USMLE Step 2 Review 20 03 Drugs of Choice GERD Meds

USMLE Step 2 Review 20 03 Drugs of Choice GERD Meds

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Let’s start our USMLE Review with Drugs of Choice from the Gold Standard USMLE Step 2 Audio Review program.

Play USMLE Audio MP3 20 03 Drugs of Choice GERD Meds Below

 

Begin 20 03 Drugs of Choice GERD Meds Transcription

What older class of drugs were the first to successfully treat Gastro-Esophageal Reflux Disease?

  • These were the histamine receptor antagonists.

The other name for them?

  • H2 Blockers or H2 receptor antagonists.

What are the 2 best known H2 blockers?

  • Ranitidine or Cimetidine.

Trade name for Ranitidine?

  • Zantac.

And trade name for Cimetidine?

  • Tagamet.

What is the newer class of drugs for GERD which are more effective than the H2 blockers?

  • Proton Pump Inhibitors.

What percentage of patients have proton pump inhibitors been shown to give both symptom relief and healing of esophagitis?

  • 80%.

What is the primary proton pump inhibitor?

  • Omeprazole.

Trade name for Omeprazole?

  • Prilosec.

And what is the newer proton pump inhibitor, introduced in ’95 after Omeprazole?

  • Lansoprazole.

And the trade name for Lansoprazole?

  • Prevacid.

What is the other class of agents that do not work directly on the stomach acid, that have been used clinically for GERD, especially in combination with the H2 blockers?

  • The prokinetic agents.

And what is the primary prokinetic agent?

  • Cisapride.

Trade name for Cisapride?

  • Propulsid.

Cisapride (trade name Propulsid) has been shown in clinical trials to cause a approximately 50-70% improvement in the healing of esophagitis when used with a particular H2 blocker.

What is the H2 blocker?

  • Cimetidine.

Trade name?

  • Tagamet.

While it would be logical to use Cisapride (trade name Propulsid) in combination with a proton pump inhibitor, such as Omeprazole (trade name Prilosec), to increase symptom release and healing of esophagitis beyond what either could achieve alone, to my knowledge, there is not yet clinical trial results on that combination.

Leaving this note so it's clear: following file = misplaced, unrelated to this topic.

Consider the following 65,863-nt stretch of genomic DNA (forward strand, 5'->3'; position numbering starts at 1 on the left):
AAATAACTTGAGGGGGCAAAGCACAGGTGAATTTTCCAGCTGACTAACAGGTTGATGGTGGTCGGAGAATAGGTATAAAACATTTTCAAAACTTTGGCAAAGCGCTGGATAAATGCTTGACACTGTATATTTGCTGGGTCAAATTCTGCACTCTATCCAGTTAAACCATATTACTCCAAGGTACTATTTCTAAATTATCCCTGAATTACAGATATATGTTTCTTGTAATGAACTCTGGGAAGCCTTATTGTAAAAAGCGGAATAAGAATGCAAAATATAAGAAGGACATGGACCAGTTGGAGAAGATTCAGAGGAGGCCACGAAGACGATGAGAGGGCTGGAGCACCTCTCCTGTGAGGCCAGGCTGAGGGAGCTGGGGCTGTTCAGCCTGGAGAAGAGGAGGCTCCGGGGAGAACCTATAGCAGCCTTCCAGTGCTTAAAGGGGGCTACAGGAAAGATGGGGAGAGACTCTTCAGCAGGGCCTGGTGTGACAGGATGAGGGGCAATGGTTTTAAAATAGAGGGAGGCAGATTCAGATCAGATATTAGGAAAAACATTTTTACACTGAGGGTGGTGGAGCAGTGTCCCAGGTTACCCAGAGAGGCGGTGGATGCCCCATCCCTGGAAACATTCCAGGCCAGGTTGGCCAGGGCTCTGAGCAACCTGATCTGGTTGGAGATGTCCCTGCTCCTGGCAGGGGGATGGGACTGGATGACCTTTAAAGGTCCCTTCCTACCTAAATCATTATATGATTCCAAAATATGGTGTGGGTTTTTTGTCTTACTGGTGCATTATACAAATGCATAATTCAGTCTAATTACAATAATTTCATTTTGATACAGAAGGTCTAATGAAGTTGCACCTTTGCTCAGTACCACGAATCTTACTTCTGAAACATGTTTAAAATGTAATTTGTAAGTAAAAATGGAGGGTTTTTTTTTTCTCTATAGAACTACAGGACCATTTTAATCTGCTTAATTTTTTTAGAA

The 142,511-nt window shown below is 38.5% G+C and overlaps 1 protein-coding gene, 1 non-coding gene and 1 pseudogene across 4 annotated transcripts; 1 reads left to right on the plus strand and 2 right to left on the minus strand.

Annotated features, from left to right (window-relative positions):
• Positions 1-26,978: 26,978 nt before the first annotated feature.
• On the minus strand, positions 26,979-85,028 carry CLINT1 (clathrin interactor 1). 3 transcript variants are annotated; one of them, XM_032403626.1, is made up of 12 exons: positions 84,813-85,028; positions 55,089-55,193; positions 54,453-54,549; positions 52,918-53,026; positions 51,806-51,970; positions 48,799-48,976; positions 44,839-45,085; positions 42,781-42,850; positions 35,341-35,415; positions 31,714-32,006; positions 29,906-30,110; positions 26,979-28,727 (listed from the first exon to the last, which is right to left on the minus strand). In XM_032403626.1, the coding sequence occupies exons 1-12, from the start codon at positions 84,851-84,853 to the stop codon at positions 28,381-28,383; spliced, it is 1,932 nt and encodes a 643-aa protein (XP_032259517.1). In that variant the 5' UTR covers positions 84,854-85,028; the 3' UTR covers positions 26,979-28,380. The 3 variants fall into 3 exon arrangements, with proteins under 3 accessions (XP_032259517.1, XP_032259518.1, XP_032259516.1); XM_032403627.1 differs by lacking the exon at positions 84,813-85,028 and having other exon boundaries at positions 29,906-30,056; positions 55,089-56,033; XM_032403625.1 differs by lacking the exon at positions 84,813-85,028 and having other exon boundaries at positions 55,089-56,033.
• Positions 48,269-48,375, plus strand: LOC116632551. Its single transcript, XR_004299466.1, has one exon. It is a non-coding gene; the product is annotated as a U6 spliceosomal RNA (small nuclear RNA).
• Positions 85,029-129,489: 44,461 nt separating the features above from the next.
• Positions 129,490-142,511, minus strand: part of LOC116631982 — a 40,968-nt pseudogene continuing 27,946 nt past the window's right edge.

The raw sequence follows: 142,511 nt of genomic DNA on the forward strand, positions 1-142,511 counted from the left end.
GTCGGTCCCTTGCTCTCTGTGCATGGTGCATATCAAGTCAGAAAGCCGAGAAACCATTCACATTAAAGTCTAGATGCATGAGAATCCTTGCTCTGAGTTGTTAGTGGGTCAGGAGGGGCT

Is it possible for the patient to progress to Barrett’s esophagus while on effective acid suppressant medication?

  • Yes it is.

Why?

  • Because most of damage to the esophagus is actually done by the bile salts from the duodenum, not the gastric acid. In fact, using acid suppressant therapy may make the situation worse.

How?

  • The gastric acid refluxing into the esophagus actually protects the esophagus from the bile salts. The bile salts have more dilaterious effect on the esophagus in a non-acid pH.

In addition, acid suppression therapy may relieve what symptom while the patient continues to progress to Barrett’s Esophagus?

  • Heartburn.

What’s the bottom-line message, then, for following these patients?

  • Even though they may appear to become symptom free on H2 blockers or proton pump inhibitors or prokinetic agents, or some combination of those 3, you still may need to scope them later to double-check and make sure that they’re esophagitis has healed.

What class of medication has been most implicated in the formation of gastric ulcers?

  • The NSAIDs.

In addition to ulcers in the stomach, NSAIDs may also cause ulcers in what other structure?

  • The duodenum.

About what percentage of patients chronically taking NSAIDs have NSAID-associated ulcers?

  • 10-15%.

Which site for an NSAID- associated ulcer is more likely to bleed?

  • A duodenal NSAID ulcer.

And what percentage of patients chronically taking NSAIDs will suffer the complication of bleeding or even perforation?

  • 1-3%.

What disease condition most commonly illicits chronic taking of NSAIDs?

  • Rheumatoid arthritis.

After an initial acute episode of gout, what 4 interventions can be tried to prevent recurrence of gout that do not involve giving a medication?

  • First, weight loss. Second, avoiding organ meats in the diet, such as sweetbreads and liver. Third, minimizing or eliminating alcohol, and fourth, discontinuing medications which may precipitate gout attacks.

In general, there are 2 processes which may precipitate a gout attack by causing hyperuricemia.

What are they?

  • Overproduction of uric acid or underexcretion of uric acid.

From what organ?

  • The kidneys.

What general class of drugs are most likely to cause overproduction of uric acid?

  • The cytotoxic chemotherapeutic drugs for the treatment of cancer.

What poison may cause underexcretion, resulting in a kind of gout called “Saturnine gout”?

  • Lead.

How can alcohol lead to underexcretion of uric acid?

  • Via causing lactic acidosis.

There are 7 drugs or drug classes most associated with causing underexcretion of uric acid and thus, liable to precipitate a gout attack. In alphabetical order, what are they?

  • Cyclosporin, the Diuretics, Ethambutol, Levadopa, Nicotinic Acid, Pyrazinamide, and Salicylates.

Keeping in mind that list, if you have a patient worried about colon cancer, who seems to be getting recurrent gout, what questions should you ask them?

  • Are they taking a baby aspirin every day.

****END OF TRANSCRIPTION****

 

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